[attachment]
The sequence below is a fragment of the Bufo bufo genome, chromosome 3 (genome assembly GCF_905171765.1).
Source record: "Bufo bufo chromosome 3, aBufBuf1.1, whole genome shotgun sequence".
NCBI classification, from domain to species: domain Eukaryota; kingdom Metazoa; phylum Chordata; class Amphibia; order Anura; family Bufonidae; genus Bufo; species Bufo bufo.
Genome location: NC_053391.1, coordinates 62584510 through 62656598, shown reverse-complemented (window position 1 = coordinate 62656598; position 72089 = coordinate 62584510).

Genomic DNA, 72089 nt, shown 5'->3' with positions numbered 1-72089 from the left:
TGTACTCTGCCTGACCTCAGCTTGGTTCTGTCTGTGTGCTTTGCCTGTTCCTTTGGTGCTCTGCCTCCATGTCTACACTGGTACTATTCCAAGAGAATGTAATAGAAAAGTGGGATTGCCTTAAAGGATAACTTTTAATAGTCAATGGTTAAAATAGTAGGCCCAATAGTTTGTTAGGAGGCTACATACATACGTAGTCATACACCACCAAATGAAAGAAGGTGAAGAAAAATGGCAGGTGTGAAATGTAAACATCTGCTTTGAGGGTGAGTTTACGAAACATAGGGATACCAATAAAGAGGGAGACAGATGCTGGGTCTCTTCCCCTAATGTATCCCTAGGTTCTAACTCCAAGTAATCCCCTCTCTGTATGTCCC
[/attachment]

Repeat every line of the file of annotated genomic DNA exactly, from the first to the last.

The sequence below is a fragment of the Bufo bufo genome, chromosome 3 (genome assembly GCF_905171765.1).
Source record: "Bufo bufo chromosome 3, aBufBuf1.1, whole genome shotgun sequence".
NCBI classification, from domain to species: domain Eukaryota; kingdom Metazoa; phylum Chordata; class Amphibia; order Anura; family Bufonidae; genus Bufo; species Bufo bufo.
Genome location: NC_053391.1, coordinates 62584510 through 62656598, shown reverse-complemented (window position 1 = coordinate 62656598; position 72089 = coordinate 62584510).

Genomic DNA, 72089 nt, shown 5'->3' with positions numbered 1-72089 from the left:
TGTACTCTGCCTGACCTCAGCTTGGTTCTGTCTGTGTGCTTTGCCTGTTCCTTTGGTGCTCTGCCTCCATGTCTACACTGGTACTATTCCAAGAGAATGTAATAGAAAAGTGGGATTGCCTTAAAGGATAACTTTTAATAGTCAATGGTTAAAATAGTAGGCCCAATAGTTTGTTAGGAGGCTACATACATACGTAGTCATACACCACCAAATGAAAGAAGGTGAAGAAAAATGGCAGGTGTGAAATGTAAACATCTGCTTTGAGGGTGAGTTTACGAAACATAGGGATACCAATAAAGAGGGAGACAGATGCTGGGTCTCTTCCCCTAATGTATCCCTAGGTTCTAACTCCAAGTAATCCCCTCTCTGTATGTCCC